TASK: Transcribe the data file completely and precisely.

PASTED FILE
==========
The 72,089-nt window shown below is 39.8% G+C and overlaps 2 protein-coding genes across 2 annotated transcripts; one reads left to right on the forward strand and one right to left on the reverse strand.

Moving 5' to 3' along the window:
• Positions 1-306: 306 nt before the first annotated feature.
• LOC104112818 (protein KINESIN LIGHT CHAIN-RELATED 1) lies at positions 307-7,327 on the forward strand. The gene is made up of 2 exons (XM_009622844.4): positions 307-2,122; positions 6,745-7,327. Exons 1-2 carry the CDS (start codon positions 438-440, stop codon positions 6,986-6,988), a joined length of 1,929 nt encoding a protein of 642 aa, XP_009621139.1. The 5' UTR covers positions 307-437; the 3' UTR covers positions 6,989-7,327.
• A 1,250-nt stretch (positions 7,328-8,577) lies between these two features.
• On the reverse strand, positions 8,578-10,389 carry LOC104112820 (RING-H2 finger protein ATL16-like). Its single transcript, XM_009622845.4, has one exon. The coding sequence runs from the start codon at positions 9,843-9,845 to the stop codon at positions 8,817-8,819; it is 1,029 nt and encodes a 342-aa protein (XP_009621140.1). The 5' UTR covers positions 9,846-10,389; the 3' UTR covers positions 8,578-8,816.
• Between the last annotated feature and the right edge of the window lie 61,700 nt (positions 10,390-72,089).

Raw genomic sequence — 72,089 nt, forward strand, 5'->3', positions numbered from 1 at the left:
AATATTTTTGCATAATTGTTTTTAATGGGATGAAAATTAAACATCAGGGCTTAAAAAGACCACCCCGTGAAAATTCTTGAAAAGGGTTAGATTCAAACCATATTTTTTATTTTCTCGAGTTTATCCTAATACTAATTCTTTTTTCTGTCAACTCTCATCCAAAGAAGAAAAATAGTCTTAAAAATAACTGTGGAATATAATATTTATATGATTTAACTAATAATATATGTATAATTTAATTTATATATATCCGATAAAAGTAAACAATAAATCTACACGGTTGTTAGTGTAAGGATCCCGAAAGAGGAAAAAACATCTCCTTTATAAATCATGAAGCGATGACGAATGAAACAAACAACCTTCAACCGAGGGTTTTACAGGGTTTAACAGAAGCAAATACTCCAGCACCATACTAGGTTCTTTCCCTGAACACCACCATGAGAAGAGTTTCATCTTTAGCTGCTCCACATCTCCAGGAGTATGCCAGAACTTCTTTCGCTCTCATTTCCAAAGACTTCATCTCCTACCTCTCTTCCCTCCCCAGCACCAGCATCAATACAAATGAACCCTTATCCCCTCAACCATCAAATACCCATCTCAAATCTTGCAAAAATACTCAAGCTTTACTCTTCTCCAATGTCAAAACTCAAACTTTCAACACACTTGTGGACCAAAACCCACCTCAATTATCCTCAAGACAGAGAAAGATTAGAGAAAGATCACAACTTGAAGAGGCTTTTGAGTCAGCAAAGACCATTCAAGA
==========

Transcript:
The 72,089-nt window shown below is 39.8% G+C and overlaps 2 protein-coding genes across 2 annotated transcripts; one reads left to right on the forward strand and one right to left on the reverse strand.

Moving 5' to 3' along the window:
• Positions 1-306: 306 nt before the first annotated feature.
• LOC104112818 (protein KINESIN LIGHT CHAIN-RELATED 1) lies at positions 307-7,327 on the forward strand. The gene is made up of 2 exons (XM_009622844.4): positions 307-2,122; positions 6,745-7,327. Exons 1-2 carry the CDS (start codon positions 438-440, stop codon positions 6,986-6,988), a joined length of 1,929 nt encoding a protein of 642 aa, XP_009621139.1. The 5' UTR covers positions 307-437; the 3' UTR covers positions 6,989-7,327.
• A 1,250-nt stretch (positions 7,328-8,577) lies between these two features.
• On the reverse strand, positions 8,578-10,389 carry LOC104112820 (RING-H2 finger protein ATL16-like). Its single transcript, XM_009622845.4, has one exon. The coding sequence runs from the start codon at positions 9,843-9,845 to the stop codon at positions 8,817-8,819; it is 1,029 nt and encodes a 342-aa protein (XP_009621140.1). The 5' UTR covers positions 9,846-10,389; the 3' UTR covers positions 8,578-8,816.
• Between the last annotated feature and the right edge of the window lie 61,700 nt (positions 10,390-72,089).

Raw genomic sequence — 72,089 nt, forward strand, 5'->3', positions numbered from 1 at the left:
AATATTTTTGCATAATTGTTTTTAATGGGATGAAAATTAAACATCAGGGCTTAAAAAGACCACCCCGTGAAAATTCTTGAAAAGGGTTAGATTCAAACCATATTTTTTATTTTCTCGAGTTTATCCTAATACTAATTCTTTTTTCTGTCAACTCTCATCCAAAGAAGAAAAATAGTCTTAAAAATAACTGTGGAATATAATATTTATATGATTTAACTAATAATATATGTATAATTTAATTTATATATATCCGATAAAAGTAAACAATAAATCTACACGGTTGTTAGTGTAAGGATCCCGAAAGAGGAAAAAACATCTCCTTTATAAATCATGAAGCGATGACGAATGAAACAAACAACCTTCAACCGAGGGTTTTACAGGGTTTAACAGAAGCAAATACTCCAGCACCATACTAGGTTCTTTCCCTGAACACCACCATGAGAAGAGTTTCATCTTTAGCTGCTCCACATCTCCAGGAGTATGCCAGAACTTCTTTCGCTCTCATTTCCAAAGACTTCATCTCCTACCTCTCTTCCCTCCCCAGCACCAGCATCAATACAAATGAACCCTTATCCCCTCAACCATCAAATACCCATCTCAAATCTTGCAAAAATACTCAAGCTTTACTCTTCTCCAATGTCAAAACTCAAACTTTCAACACACTTGTGGACCAAAACCCACCTCAATTATCCTCAAGACAGAGAAAGATTAGAGAAAGATCACAACTTGAAGAGGCTTTTGAGTCAGCAAAGACCATTCAAGA